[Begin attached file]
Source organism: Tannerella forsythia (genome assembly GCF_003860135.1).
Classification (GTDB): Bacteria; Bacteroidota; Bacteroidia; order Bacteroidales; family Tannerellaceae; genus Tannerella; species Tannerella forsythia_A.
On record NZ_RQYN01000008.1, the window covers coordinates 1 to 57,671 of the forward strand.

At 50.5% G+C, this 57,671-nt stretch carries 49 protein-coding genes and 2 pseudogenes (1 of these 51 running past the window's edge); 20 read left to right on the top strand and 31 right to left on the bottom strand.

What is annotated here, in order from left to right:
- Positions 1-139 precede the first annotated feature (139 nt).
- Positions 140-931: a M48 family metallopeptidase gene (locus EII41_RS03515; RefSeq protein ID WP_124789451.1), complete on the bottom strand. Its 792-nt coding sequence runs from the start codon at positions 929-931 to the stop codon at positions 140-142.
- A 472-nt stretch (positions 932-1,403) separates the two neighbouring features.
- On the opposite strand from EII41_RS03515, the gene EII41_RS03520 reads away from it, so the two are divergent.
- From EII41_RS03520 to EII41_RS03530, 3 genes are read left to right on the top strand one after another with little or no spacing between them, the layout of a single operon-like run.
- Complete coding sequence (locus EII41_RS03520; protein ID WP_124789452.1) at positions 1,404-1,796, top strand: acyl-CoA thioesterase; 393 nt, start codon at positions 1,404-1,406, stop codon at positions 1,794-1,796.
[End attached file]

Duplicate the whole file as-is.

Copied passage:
Source organism: Tannerella forsythia (genome assembly GCF_003860135.1).
Classification (GTDB): Bacteria; Bacteroidota; Bacteroidia; order Bacteroidales; family Tannerellaceae; genus Tannerella; species Tannerella forsythia_A.
On record NZ_RQYN01000008.1, the window covers coordinates 1 to 57,671 of the forward strand.

At 50.5% G+C, this 57,671-nt stretch carries 49 protein-coding genes and 2 pseudogenes (1 of these 51 running past the window's edge); 20 read left to right on the top strand and 31 right to left on the bottom strand.

What is annotated here, in order from left to right:
- Positions 1-139 precede the first annotated feature (139 nt).
- Positions 140-931: a M48 family metallopeptidase gene (locus EII41_RS03515; RefSeq protein ID WP_124789451.1), complete on the bottom strand. Its 792-nt coding sequence runs from the start codon at positions 929-931 to the stop codon at positions 140-142.
- A 472-nt stretch (positions 932-1,403) separates the two neighbouring features.
- On the opposite strand from EII41_RS03515, the gene EII41_RS03520 reads away from it, so the two are divergent.
- From EII41_RS03520 to EII41_RS03530, 3 genes are read left to right on the top strand one after another with little or no spacing between them, the layout of a single operon-like run.
- Complete coding sequence (locus EII41_RS03520; protein ID WP_124789452.1) at positions 1,404-1,796, top strand: acyl-CoA thioesterase; 393 nt, start codon at positions 1,404-1,406, stop codon at positions 1,794-1,796.